A dog’s sense of smell can create whole stories for them with an incredible ability to recall specific scent from the past. This gives your dog the ability to familiarise themselves with different people and other dogs they have met. One particular smell that dogs enjoy is the scent of their owner, as this is comforting for them. Often you will find that a dog intently sniffs something and then as they finish their tail starts wagging and they get all excited. This shows that your dog has taken the time to analyze the scent and then remember previous details relating to that scent, dogs tend to get exciting about familiar scents.

Anise (Aniseed)

If there is one smell that dogs are obsessed with it is Anise Seed. Anise or Aniseed is the dog equivalent to catnip and something that they go mad for. It’s perfectly OK to give your dog very small quantities of anise as the seeds to have beneficial properties to a dog’s health. However despite the positives too much anise can cause stomach upset and possibly affect the nervous system. It’s important to note that the downside of anise outweighs the positive benefits so it is probably not worth the risk, giving your dog the seed. However, letting them smell it is perfectly safe.  Anise is used widely and is not some sort of restricted plant. People often make dog treats from anise as it can be a more natural and cheaper alternative to regular dog treats. Remember to consult a vet before giving your dog anise. For more information on Anise check out this article from The Spruce Pets.

Grass

There’s one thing I love about the summer and that’s the smell of freshly cut grass, although I’m sure hayfever sufferers won’t say the same thing. Dogs love grass all year round and there is often a very natural reason for why your dog loves sniffing the grass. You may have noticed your dog smelling grass and suddenly dragging their faces along the ground until they start rolling around on the floor. This reaction to grass is perfectly natural and its to do with how grass holds scent. The two things dogs love to do is deposit their own scent onto surfaces or hide it by rolling in smelling substances. If your dog is smelling the grass initially and then rolling its probably because they like the smell and are using it to mask their own scent.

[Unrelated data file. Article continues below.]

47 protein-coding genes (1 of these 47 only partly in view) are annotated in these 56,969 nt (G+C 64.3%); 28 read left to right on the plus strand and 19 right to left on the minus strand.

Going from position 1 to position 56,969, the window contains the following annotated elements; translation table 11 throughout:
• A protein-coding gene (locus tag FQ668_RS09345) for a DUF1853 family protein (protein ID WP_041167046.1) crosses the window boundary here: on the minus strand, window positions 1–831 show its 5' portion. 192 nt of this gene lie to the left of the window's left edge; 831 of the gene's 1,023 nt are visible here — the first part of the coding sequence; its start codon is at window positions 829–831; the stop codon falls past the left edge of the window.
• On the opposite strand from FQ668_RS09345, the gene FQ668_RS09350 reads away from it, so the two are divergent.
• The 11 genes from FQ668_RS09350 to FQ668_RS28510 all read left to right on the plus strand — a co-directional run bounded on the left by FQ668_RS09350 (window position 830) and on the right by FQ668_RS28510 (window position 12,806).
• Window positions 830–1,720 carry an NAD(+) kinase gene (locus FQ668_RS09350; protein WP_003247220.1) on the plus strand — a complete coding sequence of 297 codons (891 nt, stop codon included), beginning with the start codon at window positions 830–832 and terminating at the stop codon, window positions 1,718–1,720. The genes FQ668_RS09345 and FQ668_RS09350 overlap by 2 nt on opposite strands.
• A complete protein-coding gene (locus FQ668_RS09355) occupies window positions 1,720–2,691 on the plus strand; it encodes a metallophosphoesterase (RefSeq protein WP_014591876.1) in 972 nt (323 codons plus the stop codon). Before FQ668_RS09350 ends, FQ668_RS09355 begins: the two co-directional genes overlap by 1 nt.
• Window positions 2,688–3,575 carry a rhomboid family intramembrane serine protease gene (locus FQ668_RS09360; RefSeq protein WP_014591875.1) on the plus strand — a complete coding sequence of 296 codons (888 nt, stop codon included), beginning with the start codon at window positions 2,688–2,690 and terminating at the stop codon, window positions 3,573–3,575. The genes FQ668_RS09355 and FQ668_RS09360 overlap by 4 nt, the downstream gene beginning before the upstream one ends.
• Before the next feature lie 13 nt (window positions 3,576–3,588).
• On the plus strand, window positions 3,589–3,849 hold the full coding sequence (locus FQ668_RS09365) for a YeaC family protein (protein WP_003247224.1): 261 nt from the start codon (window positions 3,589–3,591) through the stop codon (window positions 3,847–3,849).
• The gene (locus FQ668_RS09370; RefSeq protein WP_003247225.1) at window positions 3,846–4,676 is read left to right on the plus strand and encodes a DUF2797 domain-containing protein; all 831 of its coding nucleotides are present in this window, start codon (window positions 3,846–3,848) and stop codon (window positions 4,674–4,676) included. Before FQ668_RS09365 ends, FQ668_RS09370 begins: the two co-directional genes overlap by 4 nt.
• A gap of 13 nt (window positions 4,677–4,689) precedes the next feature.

Rot

Rot is a very broad smell and one that can be a particular pungent or not so bad. Generally, humans are not going to like the smell of anything that is rotting but your dog however loves the smell. This again stems from the idea of covering their scent as the stronger the smell the easier it will disguise them. Your dog will endeavor to roll around in anything that is rotting including animal carcass or rotting grass. Another reason dogs love the smell of rotting things is because they often give off a strong smell. Because your dog has an extremely sensitive nose they get pleasure from overpowering smells. these strong smells create reactions in their brains that lead to a wonderful sense of joy.